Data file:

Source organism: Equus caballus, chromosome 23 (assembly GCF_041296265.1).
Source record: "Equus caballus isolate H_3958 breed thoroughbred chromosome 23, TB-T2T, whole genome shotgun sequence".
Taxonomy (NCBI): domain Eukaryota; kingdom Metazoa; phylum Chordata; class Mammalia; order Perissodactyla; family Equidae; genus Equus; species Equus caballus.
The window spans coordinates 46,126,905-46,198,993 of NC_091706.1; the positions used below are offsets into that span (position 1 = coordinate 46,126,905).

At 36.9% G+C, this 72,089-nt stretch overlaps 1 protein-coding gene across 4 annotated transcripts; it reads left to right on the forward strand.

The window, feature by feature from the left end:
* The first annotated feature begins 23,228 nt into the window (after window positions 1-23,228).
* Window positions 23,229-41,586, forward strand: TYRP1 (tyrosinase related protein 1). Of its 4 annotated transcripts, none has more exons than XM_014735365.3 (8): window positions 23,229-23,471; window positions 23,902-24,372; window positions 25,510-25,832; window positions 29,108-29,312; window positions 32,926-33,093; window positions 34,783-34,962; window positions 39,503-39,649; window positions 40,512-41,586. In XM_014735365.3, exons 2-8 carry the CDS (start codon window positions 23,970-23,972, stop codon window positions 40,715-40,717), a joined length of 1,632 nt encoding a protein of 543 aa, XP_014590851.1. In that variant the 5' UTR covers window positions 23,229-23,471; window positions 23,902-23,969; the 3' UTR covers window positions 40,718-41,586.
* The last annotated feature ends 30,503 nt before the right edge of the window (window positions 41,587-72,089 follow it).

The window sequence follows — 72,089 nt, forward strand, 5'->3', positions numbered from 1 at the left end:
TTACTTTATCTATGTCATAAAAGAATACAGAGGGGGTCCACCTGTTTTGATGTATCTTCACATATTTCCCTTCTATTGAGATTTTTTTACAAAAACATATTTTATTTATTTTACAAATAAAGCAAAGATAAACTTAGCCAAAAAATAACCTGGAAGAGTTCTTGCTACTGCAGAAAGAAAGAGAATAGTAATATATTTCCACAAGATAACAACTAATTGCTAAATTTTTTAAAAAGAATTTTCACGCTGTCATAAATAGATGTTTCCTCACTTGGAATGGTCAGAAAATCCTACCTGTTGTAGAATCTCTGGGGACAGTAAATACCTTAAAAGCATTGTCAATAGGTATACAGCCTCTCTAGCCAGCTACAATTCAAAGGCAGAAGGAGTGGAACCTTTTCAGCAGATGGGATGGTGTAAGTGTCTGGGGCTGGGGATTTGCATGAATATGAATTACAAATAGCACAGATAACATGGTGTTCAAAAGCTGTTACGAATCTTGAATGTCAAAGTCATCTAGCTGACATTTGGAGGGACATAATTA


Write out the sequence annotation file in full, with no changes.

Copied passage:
Source organism: Equus caballus, chromosome 23 (assembly GCF_041296265.1).
Source record: "Equus caballus isolate H_3958 breed thoroughbred chromosome 23, TB-T2T, whole genome shotgun sequence".
Taxonomy (NCBI): domain Eukaryota; kingdom Metazoa; phylum Chordata; class Mammalia; order Perissodactyla; family Equidae; genus Equus; species Equus caballus.
The window spans coordinates 46,126,905-46,198,993 of NC_091706.1; the positions used below are offsets into that span (position 1 = coordinate 46,126,905).

At 36.9% G+C, this 72,089-nt stretch overlaps 1 protein-coding gene across 4 annotated transcripts; it reads left to right on the forward strand.

The window, feature by feature from the left end:
* The first annotated feature begins 23,228 nt into the window (after window positions 1-23,228).
* Window positions 23,229-41,586, forward strand: TYRP1 (tyrosinase related protein 1). Of its 4 annotated transcripts, none has more exons than XM_014735365.3 (8): window positions 23,229-23,471; window positions 23,902-24,372; window positions 25,510-25,832; window positions 29,108-29,312; window positions 32,926-33,093; window positions 34,783-34,962; window positions 39,503-39,649; window positions 40,512-41,586. In XM_014735365.3, exons 2-8 carry the CDS (start codon window positions 23,970-23,972, stop codon window positions 40,715-40,717), a joined length of 1,632 nt encoding a protein of 543 aa, XP_014590851.1. In that variant the 5' UTR covers window positions 23,229-23,471; window positions 23,902-23,969; the 3' UTR covers window positions 40,718-41,586.
* The last annotated feature ends 30,503 nt before the right edge of the window (window positions 41,587-72,089 follow it).

The window sequence follows — 72,089 nt, forward strand, 5'->3', positions numbered from 1 at the left end:
TTACTTTATCTATGTCATAAAAGAATACAGAGGGGGTCCACCTGTTTTGATGTATCTTCACATATTTCCCTTCTATTGAGATTTTTTTACAAAAACATATTTTATTTATTTTACAAATAAAGCAAAGATAAACTTAGCCAAAAAATAACCTGGAAGAGTTCTTGCTACTGCAGAAAGAAAGAGAATAGTAATATATTTCCACAAGATAACAACTAATTGCTAAATTTTTTAAAAAGAATTTTCACGCTGTCATAAATAGATGTTTCCTCACTTGGAATGGTCAGAAAATCCTACCTGTTGTAGAATCTCTGGGGACAGTAAATACCTTAAAAGCATTGTCAATAGGTATACAGCCTCTCTAGCCAGCTACAATTCAAAGGCAGAAGGAGTGGAACCTTTTCAGCAGATGGGATGGTGTAAGTGTCTGGGGCTGGGGATTTGCATGAATATGAATTACAAATAGCACAGATAACATGGTGTTCAAAAGCTGTTACGAATCTTGAATGTCAAAGTCATCTAGCTGACATTTGGAGGGACATAATTA